The problem, my friends, is  the lack of books & scripts about women. Isak Denisen’s book, Out of Africa, was published in 1937. Denisen (real name Karen Blixen) was a marvelous story-teller with a unique and intriguing personal history on which to draw.

One has to think that there are good stories about women, and women’s lives, that are just being passed over by Hollywood brass in favor of cartoon boys, remakes about CIA operatives

and Vampires. Nowadays, when Hollywood does give us a film dominated by females, it’s just a group of women making a female installment (Bridesmaids) of The Hangover.

About thejazzmonger
Music fan. All types of music but, especially Jazz, Big Band, Swing & Oldies from the 50s & early (pre-Beatle) 60s.

5 Responses to thejazzmonger Cited in Ms. Magazine

  1. Nugros C says:

    Viola Davis deserves to win this year’s Best Actress, I truly believe that her win would mean so much more than Halle Berry’s because she could actually change things. She has the determination to, Plus, this is about talent and respect, where Halle is extremely beautiful and young (when she won), Viola isn’t mixed or considered a babe, and is in her 40s already. And I know Viola WANTS to change things. So it makes me feel very happy. She’s a beautiful actress.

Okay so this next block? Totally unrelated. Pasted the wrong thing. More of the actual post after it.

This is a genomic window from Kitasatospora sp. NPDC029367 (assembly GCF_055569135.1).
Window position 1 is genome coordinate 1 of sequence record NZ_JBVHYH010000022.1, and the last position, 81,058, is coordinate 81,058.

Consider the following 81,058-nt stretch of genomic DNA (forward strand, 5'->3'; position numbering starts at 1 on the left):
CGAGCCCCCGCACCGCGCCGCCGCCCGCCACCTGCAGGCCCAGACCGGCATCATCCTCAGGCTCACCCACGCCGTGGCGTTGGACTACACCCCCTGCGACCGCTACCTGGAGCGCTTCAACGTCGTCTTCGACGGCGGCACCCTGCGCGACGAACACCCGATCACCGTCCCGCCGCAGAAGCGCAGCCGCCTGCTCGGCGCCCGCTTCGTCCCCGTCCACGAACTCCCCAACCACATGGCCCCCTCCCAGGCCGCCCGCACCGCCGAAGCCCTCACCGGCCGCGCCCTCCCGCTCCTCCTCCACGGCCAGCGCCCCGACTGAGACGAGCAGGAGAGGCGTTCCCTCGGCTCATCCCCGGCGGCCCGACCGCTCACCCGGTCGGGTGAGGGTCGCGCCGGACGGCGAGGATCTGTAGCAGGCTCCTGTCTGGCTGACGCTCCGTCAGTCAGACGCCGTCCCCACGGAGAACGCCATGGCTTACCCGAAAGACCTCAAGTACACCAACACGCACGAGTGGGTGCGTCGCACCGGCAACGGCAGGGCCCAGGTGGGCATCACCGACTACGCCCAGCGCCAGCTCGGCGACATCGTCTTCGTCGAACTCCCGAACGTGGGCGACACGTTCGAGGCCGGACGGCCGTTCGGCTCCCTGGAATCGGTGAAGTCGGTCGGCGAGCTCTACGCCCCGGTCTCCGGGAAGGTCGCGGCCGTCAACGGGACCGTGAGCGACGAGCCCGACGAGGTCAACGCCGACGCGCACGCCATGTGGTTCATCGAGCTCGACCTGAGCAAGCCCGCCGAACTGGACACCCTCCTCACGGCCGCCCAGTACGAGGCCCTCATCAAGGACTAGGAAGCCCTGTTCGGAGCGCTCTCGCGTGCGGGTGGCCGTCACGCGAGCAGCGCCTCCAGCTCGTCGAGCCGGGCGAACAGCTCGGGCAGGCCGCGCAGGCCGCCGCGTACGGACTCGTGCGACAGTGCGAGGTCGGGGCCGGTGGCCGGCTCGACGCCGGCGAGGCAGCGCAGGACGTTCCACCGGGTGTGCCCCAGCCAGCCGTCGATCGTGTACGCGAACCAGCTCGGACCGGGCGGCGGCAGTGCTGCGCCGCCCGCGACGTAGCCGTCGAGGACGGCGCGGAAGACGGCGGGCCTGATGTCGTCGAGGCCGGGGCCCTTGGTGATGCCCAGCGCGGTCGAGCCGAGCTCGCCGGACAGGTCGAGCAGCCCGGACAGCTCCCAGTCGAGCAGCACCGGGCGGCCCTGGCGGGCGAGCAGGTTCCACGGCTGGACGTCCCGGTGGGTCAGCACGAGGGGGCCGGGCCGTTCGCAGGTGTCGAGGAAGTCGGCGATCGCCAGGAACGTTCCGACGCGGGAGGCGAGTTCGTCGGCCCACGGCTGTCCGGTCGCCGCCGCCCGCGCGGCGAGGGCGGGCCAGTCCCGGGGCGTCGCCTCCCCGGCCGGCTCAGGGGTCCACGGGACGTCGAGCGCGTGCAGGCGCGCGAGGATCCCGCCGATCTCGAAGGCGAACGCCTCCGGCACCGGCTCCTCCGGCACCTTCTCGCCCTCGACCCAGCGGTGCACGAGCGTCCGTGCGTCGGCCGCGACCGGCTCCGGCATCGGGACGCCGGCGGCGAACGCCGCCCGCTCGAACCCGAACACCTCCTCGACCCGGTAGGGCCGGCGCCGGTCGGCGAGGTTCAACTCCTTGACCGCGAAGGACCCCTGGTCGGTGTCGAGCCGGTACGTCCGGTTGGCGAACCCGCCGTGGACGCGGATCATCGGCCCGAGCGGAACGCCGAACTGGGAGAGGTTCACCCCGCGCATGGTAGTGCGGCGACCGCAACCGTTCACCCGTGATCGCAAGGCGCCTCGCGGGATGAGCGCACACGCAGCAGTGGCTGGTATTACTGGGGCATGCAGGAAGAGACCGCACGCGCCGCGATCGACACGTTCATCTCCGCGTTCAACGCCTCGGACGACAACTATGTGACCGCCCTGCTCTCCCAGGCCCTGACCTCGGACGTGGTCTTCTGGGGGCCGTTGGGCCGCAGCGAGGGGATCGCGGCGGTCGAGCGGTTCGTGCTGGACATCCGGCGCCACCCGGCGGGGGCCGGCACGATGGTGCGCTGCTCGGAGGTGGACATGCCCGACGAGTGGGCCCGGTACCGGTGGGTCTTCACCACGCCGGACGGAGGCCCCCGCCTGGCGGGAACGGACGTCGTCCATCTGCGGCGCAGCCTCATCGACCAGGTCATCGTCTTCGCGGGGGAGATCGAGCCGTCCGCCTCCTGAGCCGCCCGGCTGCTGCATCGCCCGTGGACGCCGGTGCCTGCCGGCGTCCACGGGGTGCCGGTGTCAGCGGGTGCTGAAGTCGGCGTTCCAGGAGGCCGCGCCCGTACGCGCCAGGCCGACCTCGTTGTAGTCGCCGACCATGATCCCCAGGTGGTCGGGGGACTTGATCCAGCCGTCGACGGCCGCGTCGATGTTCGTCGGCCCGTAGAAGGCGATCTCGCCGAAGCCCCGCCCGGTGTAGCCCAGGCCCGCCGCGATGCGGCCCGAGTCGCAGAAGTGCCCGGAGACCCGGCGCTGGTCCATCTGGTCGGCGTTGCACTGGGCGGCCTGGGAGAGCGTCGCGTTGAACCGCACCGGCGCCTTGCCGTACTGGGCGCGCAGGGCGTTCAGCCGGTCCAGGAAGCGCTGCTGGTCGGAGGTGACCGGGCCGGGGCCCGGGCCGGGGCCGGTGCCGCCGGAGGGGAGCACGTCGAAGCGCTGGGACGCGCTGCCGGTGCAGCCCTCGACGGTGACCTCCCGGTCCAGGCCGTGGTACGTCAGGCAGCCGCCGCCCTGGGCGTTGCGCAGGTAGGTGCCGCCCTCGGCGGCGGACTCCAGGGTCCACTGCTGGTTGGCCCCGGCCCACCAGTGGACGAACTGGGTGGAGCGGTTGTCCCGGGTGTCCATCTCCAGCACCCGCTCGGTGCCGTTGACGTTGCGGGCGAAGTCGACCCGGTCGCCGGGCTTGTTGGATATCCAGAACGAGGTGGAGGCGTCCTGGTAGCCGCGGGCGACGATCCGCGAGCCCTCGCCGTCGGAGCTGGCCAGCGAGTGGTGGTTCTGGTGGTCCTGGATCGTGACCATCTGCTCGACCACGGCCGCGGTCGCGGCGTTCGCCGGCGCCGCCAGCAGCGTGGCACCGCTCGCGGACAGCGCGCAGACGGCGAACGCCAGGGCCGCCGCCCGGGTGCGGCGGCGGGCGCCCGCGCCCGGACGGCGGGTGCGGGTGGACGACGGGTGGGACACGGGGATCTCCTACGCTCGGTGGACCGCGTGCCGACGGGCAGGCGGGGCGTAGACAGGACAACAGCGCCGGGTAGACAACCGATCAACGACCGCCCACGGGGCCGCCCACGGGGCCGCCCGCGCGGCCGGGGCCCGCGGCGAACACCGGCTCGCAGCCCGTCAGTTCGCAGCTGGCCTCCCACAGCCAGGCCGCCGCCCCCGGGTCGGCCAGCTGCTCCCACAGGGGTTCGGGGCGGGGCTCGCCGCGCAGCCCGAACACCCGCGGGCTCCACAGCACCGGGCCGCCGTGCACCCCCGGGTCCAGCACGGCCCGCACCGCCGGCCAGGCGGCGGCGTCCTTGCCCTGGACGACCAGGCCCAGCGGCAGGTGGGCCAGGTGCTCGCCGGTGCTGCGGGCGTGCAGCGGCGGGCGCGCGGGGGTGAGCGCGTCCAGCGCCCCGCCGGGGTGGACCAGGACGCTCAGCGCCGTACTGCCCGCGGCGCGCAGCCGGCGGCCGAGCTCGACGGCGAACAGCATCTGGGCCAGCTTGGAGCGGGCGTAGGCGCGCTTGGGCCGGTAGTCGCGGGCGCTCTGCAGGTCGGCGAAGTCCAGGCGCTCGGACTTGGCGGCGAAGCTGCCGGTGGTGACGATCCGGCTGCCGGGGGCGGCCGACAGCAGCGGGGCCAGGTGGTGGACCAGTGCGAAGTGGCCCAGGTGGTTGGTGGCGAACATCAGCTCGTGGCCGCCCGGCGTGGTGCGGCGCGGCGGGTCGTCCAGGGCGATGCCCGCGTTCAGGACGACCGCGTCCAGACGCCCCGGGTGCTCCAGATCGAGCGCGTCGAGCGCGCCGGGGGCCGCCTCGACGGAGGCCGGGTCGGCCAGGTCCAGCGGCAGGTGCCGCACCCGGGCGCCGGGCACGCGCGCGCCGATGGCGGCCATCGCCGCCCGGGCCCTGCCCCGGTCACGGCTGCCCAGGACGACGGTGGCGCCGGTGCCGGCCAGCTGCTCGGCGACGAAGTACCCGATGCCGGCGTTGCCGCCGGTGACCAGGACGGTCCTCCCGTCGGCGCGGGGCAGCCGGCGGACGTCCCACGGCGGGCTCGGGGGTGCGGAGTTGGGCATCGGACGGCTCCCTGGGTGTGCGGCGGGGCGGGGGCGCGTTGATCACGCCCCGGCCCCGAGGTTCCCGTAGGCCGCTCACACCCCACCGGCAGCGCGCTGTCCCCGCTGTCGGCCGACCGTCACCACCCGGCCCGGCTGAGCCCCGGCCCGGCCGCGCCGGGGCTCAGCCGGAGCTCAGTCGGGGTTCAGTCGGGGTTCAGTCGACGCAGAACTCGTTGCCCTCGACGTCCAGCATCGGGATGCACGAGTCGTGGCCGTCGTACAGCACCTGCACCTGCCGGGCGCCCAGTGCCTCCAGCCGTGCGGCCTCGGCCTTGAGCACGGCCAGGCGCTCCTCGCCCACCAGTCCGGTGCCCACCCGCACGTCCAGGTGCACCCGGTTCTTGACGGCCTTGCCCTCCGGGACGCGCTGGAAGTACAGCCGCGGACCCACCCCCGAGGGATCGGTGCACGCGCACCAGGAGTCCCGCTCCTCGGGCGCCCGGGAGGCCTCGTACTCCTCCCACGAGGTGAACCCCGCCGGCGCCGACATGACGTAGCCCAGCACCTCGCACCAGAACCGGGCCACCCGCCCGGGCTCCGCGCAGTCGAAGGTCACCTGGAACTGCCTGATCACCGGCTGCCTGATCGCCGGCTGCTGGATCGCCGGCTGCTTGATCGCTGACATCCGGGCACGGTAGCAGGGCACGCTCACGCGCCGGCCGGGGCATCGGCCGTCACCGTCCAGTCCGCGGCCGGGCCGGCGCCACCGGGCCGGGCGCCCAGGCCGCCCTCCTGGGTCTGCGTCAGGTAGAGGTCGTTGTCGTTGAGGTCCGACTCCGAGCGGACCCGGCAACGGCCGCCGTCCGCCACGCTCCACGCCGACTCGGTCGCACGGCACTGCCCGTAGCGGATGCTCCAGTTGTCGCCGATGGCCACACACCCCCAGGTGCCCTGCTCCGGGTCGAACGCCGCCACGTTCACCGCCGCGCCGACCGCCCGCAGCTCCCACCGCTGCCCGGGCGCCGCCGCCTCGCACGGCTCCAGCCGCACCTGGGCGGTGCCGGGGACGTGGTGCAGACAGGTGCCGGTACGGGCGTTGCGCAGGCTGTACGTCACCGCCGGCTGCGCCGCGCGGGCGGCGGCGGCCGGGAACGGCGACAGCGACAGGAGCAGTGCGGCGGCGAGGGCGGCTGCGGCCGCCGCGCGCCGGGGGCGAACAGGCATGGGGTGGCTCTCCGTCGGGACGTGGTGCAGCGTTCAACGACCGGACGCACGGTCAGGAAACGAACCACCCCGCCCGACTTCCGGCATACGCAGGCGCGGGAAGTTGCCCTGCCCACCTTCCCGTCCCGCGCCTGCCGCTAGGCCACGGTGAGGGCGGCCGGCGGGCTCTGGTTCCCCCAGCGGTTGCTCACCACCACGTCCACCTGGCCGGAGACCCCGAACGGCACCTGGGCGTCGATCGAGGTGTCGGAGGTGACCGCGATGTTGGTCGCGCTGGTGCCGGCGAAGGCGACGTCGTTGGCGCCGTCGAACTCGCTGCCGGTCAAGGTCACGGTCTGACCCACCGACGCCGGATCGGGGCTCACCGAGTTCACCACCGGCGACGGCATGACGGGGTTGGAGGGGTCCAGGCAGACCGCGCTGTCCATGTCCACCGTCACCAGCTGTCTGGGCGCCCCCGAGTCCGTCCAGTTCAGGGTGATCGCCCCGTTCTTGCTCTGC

• Thanks for your Comment, Nugros.

      I have to back up what you say about Viola Davis being a very talented actress with considerable range. And I think you are right, that her winning would create new stimulus for things to change. It would certainly give force and attention to the important things she has to say.

      The only thing I might disagree on is your intimation that Halle Berry WAS beautiful. She still is, my friend. She still is. Amazing!

  2. Nugros C says:

    I’m so sad. Viola joined Whoopi Goldberg as the only black actress with two Oscar nominations, but became the only black actress with more than one nomination without winning. I’m so sad.really!! I’m still a little disappointed that that Davis lost, because I thought she was marvelous and I wish the Academy would have taken the opportunity to honor an actress who hasn’t been abundantly and consistently awarded for 30+ years. But Davis’s nomination is by itself an incredible honor, and I hope her career continues to flourish.

    Couldn’t The Iron Lady have come in 2009 so Meryl could have won over Sandy and Viola would now have an Oscar? Agh.

    I loved Meryl’s speech though, truly touching.

    • It just doesn’t pay to be up against Meryl Streep, does it? I can’t, legitimately, knock the Academy’s choice because I did not see “The Iron Lady.”

      But I think Viola Davis gave an Oscar-worthy performance, without doubt. Maybe this just helps stoke the fire under her activism AND will rally more people behind her.

      • Nugros C says:

        I am ecstatic for Meryl, but sad for Viola (if that makes sense).
        They both would have been happy for the other one (and it was palpable). Meryl kissed Viola after Don Gummer
        Viola also looked stunning (yet again). I hope both are nominated again and again. Viola will win hers one day, of that I am certain.